She was also instrumental in helping her future husband understand the nuances of the role down. In Wilkof’s eyes, with only about two weeks before the opening at the WPA, he was only a “C” and people were growing frustrated with him. He felt intimidated and thought his inexperience was hurting the show.
“I decided to call [Connie] to ask if she would help me because I knew Howard was overwhelmed with everything,” he says. “Earlier that day, Howard had told her he wanted her to start working with me. I got this one-on-one attention and she saved me.”
Once the show opened, Wilkof made his move and asked her out. Two years later they were married.
Little Shop of Horrors was an enormous success, selling out nightly with people begging for tickets.
“They wanted to take it to Broadway but wisely, Howard said nope and it went Off-Broadway a couple months later and it ran for five years,” Wilkof says. “It was a charmed show.”
The musical, he says, worked for so many reasons. The brilliant script, the wonderful music, Ellen Greene’s iconic portrayal of Audrey, and the masterful puppetry by Martin Robinson.
“The plant was amazing,” Wilkof says. “I had done a little puppeteering when I was a kid; I loved ventriloquism and puppets, and I got to do some puppet stuff in the show and that was thrilling for me. In the number, ‘Ya Never Know,’ I’m holding the plant and my arm is in the puppet and it’s trying to bite people, and it was so cool.”
When the show transferred Off-Broadway to the Orpheum Theatre, he stayed six months and then left to open in the Los Angeles production of the musical, and played Seymour there for another six months.
“I came back to New York and I was the vacation cover over the course of the next four years, which was fun and let me work with a number of different Audreys,” Wilkof says.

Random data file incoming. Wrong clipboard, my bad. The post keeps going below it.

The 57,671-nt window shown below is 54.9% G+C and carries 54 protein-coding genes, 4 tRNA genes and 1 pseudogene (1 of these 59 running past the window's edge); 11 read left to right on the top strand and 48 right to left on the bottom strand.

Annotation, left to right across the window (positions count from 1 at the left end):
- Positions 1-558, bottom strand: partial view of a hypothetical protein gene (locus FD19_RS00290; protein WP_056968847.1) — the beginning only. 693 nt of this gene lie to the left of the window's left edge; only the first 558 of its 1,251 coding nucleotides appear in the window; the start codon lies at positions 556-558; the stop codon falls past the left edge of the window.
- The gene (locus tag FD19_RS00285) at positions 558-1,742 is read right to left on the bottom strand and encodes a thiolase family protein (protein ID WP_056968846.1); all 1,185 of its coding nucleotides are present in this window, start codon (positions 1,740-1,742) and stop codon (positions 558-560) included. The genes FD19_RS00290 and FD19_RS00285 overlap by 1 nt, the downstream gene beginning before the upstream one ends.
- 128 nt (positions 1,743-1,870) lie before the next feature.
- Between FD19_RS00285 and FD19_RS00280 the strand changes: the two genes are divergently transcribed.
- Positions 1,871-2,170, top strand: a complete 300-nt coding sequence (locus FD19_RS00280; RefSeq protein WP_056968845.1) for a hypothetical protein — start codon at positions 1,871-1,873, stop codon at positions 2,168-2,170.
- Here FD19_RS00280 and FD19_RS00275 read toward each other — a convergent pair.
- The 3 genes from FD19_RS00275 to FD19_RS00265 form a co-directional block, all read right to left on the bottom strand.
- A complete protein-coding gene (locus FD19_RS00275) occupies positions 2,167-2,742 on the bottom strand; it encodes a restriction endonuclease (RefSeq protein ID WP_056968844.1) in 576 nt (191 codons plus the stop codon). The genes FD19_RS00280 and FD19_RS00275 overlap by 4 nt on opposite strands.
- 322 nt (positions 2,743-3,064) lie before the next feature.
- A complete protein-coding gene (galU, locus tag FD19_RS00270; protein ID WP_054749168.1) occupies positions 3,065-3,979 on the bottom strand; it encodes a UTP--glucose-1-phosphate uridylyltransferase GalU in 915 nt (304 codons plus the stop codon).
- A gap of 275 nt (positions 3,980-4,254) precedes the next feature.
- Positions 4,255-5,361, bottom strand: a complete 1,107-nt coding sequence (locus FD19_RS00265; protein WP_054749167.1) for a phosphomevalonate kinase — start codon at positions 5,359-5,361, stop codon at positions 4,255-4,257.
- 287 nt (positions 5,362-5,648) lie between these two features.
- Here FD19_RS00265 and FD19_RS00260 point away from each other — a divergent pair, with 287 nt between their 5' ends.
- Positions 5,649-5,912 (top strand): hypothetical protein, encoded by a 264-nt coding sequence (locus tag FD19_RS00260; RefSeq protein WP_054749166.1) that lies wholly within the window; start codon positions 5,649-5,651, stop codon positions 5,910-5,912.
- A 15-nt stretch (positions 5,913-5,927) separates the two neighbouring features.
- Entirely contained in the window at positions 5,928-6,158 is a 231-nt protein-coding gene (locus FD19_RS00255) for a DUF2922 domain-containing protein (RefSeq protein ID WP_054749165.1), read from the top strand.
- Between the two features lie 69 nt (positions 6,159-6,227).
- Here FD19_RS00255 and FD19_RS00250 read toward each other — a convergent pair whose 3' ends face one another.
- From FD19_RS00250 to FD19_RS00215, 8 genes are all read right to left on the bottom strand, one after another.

Since that time, Wilkof has returned to the show for special occasions. He wanted his daughter to see him do the part, so when she was six, he put on the glasses to play Seymour in a one-night only performance at a community theatre in Canton. About a dozen years ago, he played Mr. Mushnik in a production in Florida.
He’s thrilled to be playing the role again and is enjoys working with Josh Radnor and Megan Hilty as the new incarnations of Seymour and Audrey.
“I’ve been a little bit of a fountain of information for Josh,” Wilkof says. “He said to me the other day, ‘I’m going to copy what you did on the album’ because my Seymour had a little bit of a speech difficulty in a line in ‘Grow For Me,” where I say ‘weird and ezotic’ (instead of exotic), and he’s going to that. But he’s finding the character himself and he’s very good. And Megan is great. It’s truly a lovely cast.”
Wilkof admits he’s “stealing” himself a bit for his character, drawing upon some of the Mushniks he’s worked with in the past— Michael “the Dunkin’ Donuts guy” Vale, Hy Anzell, Jesse White, and Fyvush Finkel.
“I was just a kid, around 30 when I first did Little Shop and I thought, ‘Man, these Mushniks, boy they’re old. Cut to now, and I looked them all up and I’m older than all of them were,” Wilkof says. “So, I’m probably the oldest Mushnik ever but still probably the most immature. I feel very fortunate for that.”